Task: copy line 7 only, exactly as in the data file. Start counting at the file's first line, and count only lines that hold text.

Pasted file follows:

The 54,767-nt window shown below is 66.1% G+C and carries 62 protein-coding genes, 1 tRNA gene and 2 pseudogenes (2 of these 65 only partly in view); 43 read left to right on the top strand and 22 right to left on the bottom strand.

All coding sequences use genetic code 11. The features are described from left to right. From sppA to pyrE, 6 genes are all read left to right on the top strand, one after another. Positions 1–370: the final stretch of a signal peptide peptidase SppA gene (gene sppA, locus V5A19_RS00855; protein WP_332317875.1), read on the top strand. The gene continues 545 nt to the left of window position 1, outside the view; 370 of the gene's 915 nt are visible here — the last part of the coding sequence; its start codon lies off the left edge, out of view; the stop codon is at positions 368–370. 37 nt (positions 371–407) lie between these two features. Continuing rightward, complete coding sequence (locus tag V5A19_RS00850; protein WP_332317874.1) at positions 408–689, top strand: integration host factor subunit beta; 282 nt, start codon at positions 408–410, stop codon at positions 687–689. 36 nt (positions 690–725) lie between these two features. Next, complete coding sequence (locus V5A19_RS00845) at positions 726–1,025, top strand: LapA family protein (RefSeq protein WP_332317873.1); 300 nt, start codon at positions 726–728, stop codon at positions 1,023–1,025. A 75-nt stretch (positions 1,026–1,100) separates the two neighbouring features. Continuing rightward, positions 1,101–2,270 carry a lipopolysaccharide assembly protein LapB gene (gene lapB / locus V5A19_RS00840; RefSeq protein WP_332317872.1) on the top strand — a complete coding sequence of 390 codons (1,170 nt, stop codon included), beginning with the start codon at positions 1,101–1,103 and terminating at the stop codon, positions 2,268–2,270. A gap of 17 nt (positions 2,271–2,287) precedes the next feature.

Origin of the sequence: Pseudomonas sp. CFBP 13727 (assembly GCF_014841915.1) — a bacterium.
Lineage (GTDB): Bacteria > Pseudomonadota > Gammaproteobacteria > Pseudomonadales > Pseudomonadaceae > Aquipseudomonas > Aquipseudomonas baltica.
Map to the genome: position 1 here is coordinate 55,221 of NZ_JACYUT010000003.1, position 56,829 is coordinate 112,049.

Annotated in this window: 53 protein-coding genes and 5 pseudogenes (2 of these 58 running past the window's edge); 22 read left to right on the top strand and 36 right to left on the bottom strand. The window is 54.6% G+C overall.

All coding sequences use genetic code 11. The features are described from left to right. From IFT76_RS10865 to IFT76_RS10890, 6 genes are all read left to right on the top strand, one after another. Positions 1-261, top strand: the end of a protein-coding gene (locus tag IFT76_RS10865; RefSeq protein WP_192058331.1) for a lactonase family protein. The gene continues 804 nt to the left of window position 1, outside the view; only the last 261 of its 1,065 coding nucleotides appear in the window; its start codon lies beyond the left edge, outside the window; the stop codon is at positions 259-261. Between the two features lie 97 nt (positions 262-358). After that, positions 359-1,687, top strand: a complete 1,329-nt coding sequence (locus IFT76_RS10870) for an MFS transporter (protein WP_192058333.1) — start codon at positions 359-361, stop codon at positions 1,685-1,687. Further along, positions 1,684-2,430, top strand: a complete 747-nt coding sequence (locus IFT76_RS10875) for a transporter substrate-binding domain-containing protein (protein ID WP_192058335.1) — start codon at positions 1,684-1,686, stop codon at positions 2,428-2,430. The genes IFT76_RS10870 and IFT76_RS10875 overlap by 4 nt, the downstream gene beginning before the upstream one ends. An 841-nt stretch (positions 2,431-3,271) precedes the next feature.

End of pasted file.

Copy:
All coding sequences use genetic code 11. The features are described from left to right. From IFT76_RS10865 to IFT76_RS10890, 6 genes are all read left to right on the top strand, one after another. Positions 1-261, top strand: the end of a protein-coding gene (locus tag IFT76_RS10865; RefSeq protein WP_192058331.1) for a lactonase family protein. The gene continues 804 nt to the left of window position 1, outside the view; only the last 261 of its 1,065 coding nucleotides appear in the window; its start codon lies beyond the left edge, outside the window; the stop codon is at positions 259-261. Between the two features lie 97 nt (positions 262-358). After that, positions 359-1,687, top strand: a complete 1,329-nt coding sequence (locus IFT76_RS10870) for an MFS transporter (protein WP_192058333.1) — start codon at positions 359-361, stop codon at positions 1,685-1,687. Further along, positions 1,684-2,430, top strand: a complete 747-nt coding sequence (locus IFT76_RS10875) for a transporter substrate-binding domain-containing protein (protein ID WP_192058335.1) — start codon at positions 1,684-1,686, stop codon at positions 2,428-2,430. The genes IFT76_RS10870 and IFT76_RS10875 overlap by 4 nt, the downstream gene beginning before the upstream one ends. An 841-nt stretch (positions 2,431-3,271) precedes the next feature.